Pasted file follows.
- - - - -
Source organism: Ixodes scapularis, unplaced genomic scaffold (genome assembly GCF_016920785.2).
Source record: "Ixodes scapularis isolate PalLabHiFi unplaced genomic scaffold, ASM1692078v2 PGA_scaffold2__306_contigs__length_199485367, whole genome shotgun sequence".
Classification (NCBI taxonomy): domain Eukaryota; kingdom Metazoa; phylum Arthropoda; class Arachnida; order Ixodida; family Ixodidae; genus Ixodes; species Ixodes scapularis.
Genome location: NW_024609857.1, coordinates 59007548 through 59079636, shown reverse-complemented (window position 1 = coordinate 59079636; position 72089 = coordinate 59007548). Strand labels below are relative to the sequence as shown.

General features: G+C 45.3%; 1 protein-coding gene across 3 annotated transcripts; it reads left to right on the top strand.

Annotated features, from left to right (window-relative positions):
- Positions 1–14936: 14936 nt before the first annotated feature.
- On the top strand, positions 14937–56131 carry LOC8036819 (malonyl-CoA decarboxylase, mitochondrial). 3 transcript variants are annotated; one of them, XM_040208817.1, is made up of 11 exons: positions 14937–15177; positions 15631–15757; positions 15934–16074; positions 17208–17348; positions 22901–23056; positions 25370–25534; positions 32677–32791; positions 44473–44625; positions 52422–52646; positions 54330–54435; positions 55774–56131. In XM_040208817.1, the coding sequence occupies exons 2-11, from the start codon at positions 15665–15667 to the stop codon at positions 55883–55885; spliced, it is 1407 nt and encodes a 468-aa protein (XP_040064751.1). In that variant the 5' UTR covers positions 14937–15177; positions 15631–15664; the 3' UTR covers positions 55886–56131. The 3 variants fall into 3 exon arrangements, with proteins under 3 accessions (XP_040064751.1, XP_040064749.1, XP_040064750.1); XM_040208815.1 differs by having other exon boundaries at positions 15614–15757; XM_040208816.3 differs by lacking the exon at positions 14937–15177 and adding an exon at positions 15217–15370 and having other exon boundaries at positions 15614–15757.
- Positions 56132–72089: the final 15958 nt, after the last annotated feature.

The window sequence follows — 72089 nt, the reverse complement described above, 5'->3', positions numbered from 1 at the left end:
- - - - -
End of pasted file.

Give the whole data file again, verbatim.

Source organism: Ixodes scapularis, unplaced genomic scaffold (genome assembly GCF_016920785.2).
Source record: "Ixodes scapularis isolate PalLabHiFi unplaced genomic scaffold, ASM1692078v2 PGA_scaffold2__306_contigs__length_199485367, whole genome shotgun sequence".
Classification (NCBI taxonomy): domain Eukaryota; kingdom Metazoa; phylum Arthropoda; class Arachnida; order Ixodida; family Ixodidae; genus Ixodes; species Ixodes scapularis.
Genome location: NW_024609857.1, coordinates 59007548 through 59079636, shown reverse-complemented (window position 1 = coordinate 59079636; position 72089 = coordinate 59007548). Strand labels below are relative to the sequence as shown.

General features: G+C 45.3%; 1 protein-coding gene across 3 annotated transcripts; it reads left to right on the top strand.

Annotated features, from left to right (window-relative positions):
- Positions 1–14936: 14936 nt before the first annotated feature.
- On the top strand, positions 14937–56131 carry LOC8036819 (malonyl-CoA decarboxylase, mitochondrial). 3 transcript variants are annotated; one of them, XM_040208817.1, is made up of 11 exons: positions 14937–15177; positions 15631–15757; positions 15934–16074; positions 17208–17348; positions 22901–23056; positions 25370–25534; positions 32677–32791; positions 44473–44625; positions 52422–52646; positions 54330–54435; positions 55774–56131. In XM_040208817.1, the coding sequence occupies exons 2-11, from the start codon at positions 15665–15667 to the stop codon at positions 55883–55885; spliced, it is 1407 nt and encodes a 468-aa protein (XP_040064751.1). In that variant the 5' UTR covers positions 14937–15177; positions 15631–15664; the 3' UTR covers positions 55886–56131. The 3 variants fall into 3 exon arrangements, with proteins under 3 accessions (XP_040064751.1, XP_040064749.1, XP_040064750.1); XM_040208815.1 differs by having other exon boundaries at positions 15614–15757; XM_040208816.3 differs by lacking the exon at positions 14937–15177 and adding an exon at positions 15217–15370 and having other exon boundaries at positions 15614–15757.
- Positions 56132–72089: the final 15958 nt, after the last annotated feature.

The window sequence follows — 72089 nt, the reverse complement described above, 5'->3', positions numbered from 1 at the left end: